Work has started today (May 25th) on the construction of an optical fibre network which will connect five radio telescopes to the giant 76-m Lovell Telescope at Jodrell Bank Observatory, operated by The University of Manchester in rural Cheshire, allowing it to operate with vastly improved sensitivity.
The 76-m Lovell Telescope
This e-MERLIN network will operate as single radio telescope spanning 217 km, with unprecedented sensitivity provided by the enormous data rates carried by the optical fibres. The combination of high resolution due to the large separations and high sensitivity will make e-MERLIN a world-leading astronomical facility, continuing the pioneering spirit established by Sir Bernard Lovell over 50 years ago, and maintaining Jodrell Bank at the forefront of astronomical research well into the 21st century.
The network will use trunk fibres largely provided by Global Crossing UK with new fibre links from each telescope to the trunks being constructed by Fujitsu Telecommunications Europe. The total data rate carried by the network will be a continuous and sustained 150 Gb/s - about five times the total UK public internet traffic. Finding a way to provide a data network of this capacity on a national scale, reaching out to rural telescope sites, within the very limited project budget has been the largest challenge facing the e-MERLIN project. Astronomers and engineers at Jodrell Bank are delighted to have found a technical and commercial solution which meets their needs.
Julia Maddock | PPARC
Unraveling the nature of 'whistlers' from space in the lab
15.08.2018 | American Institute of Physics
Early opaque universe linked to galaxy scarcity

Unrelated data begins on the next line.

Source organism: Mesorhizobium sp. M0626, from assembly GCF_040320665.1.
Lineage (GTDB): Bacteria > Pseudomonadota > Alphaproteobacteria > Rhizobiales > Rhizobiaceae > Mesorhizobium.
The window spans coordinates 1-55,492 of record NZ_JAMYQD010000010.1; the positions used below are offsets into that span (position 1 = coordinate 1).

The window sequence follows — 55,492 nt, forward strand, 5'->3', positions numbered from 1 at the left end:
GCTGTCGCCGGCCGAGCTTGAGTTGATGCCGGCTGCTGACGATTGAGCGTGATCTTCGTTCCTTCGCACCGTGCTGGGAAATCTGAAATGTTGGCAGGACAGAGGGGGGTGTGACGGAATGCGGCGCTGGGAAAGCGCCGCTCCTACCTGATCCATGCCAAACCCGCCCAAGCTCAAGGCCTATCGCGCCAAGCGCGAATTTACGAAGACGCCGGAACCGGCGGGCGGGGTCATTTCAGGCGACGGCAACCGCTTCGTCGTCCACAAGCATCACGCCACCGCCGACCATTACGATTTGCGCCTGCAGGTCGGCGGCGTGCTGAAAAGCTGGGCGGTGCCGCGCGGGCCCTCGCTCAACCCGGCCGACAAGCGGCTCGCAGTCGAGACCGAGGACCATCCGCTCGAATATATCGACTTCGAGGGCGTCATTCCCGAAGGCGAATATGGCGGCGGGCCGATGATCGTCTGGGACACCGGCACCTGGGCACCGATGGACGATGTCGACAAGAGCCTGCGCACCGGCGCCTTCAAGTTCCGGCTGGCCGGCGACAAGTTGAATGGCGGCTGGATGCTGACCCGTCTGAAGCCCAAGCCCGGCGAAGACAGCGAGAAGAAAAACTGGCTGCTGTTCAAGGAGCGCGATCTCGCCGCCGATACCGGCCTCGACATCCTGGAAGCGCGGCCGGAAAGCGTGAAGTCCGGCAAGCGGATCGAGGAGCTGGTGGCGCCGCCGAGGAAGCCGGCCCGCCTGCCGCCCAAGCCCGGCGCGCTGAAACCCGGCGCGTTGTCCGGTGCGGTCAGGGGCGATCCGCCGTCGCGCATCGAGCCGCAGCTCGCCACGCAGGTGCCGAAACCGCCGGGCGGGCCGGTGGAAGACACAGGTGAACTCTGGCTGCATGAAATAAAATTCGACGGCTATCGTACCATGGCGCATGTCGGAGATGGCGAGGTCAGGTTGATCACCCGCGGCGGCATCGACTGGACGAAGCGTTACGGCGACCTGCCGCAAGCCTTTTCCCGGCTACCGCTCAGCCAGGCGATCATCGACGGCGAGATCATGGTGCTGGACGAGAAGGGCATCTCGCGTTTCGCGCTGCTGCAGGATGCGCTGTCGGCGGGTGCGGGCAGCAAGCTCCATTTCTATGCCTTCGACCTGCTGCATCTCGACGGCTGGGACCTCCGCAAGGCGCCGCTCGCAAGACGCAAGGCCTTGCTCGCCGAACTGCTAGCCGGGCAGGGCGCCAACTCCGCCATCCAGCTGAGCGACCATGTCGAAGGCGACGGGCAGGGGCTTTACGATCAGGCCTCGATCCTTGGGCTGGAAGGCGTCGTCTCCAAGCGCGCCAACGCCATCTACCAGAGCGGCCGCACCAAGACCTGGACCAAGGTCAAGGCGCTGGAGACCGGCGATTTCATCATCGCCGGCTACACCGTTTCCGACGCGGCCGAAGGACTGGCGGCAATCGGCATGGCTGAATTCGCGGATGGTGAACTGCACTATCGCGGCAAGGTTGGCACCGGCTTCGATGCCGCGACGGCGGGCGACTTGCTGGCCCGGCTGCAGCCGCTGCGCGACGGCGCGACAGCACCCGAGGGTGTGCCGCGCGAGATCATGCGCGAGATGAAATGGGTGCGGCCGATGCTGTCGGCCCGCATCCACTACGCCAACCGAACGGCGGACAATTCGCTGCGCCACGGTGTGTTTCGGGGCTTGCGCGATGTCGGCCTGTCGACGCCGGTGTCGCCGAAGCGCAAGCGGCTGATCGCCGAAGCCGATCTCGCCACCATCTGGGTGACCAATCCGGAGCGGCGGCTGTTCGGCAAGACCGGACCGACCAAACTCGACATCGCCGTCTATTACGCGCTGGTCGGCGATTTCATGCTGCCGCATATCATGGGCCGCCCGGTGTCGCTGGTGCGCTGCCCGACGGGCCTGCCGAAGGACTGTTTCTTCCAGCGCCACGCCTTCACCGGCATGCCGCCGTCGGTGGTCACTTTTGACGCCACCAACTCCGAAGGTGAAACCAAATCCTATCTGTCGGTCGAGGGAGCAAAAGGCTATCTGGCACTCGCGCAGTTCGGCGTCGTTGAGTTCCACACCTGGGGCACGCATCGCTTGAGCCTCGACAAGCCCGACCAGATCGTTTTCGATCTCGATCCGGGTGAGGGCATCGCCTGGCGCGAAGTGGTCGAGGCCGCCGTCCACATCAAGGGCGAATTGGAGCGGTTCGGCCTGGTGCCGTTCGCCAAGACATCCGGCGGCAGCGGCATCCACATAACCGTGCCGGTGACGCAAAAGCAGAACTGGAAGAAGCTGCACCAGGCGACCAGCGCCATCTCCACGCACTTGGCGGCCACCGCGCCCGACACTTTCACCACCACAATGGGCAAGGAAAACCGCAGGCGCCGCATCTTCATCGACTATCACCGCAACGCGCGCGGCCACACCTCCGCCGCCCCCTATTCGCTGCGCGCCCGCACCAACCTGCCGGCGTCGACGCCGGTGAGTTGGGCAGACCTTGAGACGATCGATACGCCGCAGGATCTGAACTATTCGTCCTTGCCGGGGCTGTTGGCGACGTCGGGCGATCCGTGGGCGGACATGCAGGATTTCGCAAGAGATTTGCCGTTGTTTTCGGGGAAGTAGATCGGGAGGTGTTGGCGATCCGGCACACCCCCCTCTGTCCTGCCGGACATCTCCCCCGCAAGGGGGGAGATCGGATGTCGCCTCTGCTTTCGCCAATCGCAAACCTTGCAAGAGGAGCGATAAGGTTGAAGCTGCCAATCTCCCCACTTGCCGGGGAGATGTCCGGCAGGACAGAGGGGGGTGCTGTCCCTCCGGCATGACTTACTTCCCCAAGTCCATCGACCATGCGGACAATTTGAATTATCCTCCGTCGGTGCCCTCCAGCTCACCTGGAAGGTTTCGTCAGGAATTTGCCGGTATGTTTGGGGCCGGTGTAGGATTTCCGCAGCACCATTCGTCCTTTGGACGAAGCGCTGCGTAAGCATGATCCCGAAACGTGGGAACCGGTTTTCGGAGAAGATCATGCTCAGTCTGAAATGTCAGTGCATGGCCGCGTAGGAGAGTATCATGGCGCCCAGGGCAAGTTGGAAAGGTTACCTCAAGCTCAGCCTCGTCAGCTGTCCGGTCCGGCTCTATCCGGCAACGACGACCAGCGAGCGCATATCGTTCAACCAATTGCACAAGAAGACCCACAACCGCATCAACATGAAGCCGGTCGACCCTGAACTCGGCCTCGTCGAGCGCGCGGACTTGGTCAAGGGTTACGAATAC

15.08.2018 | University of California - Riverside
Scientists at the University of California, Los Angeles present new research on a curious cosmic phenomenon known as "whistlers" -- very low frequency packets...
Scientists develop first tool to use machine learning methods to compute flow around interactively designable 3D objects. Tool will be presented at this year’s prestigious SIGGRAPH conference.
When engineers or designers want to test the aerodynamic properties of the newly designed shape of a car, airplane, or other object, they would normally model...
Researchers from TU Graz and their industry partners have unveiled a world first: the prototype of a robot-controlled, high-speed combined charging system (CCS) for electric vehicles that enables series charging of cars in various parking positions.
Global demand for electric vehicles is forecast to rise sharply: by 2025, the number of new vehicle registrations is expected to reach 25 million per year....
Proteins must be folded correctly to fulfill their molecular functions in cells. Molecular assistants called chaperones help proteins exploit their inbuilt folding potential and reach the correct three-dimensional structure. Researchers at the Max Planck Institute of Biochemistry (MPIB) have demonstrated that actin, the most abundant protein in higher developed cells, does not have the inbuilt potential to fold and instead requires special assistance to fold into its active state. The chaperone TRiC uses a previously undescribed mechanism to perform actin folding. The study was recently published in the journal Cell.
Actin is the most abundant protein in highly developed cells and has diverse functions in processes like cell stabilization, cell division and muscle...
Scientists have discovered that the electrical resistance of a copper-oxide compound depends on the magnetic field in a very unusual way -- a finding that could help direct the search for materials that can perfectly conduct electricity at room temperatur
What happens when really powerful magnets--capable of producing magnetic fields nearly two million times stronger than Earth's--are applied to materials that...
08.08.2018 | Event News
27.07.2018 | Event News
25.07.2018 | Event News
16.08.2018 | Life Sciences
16.08.2018 | Earth Sciences
16.08.2018 | Life Sciences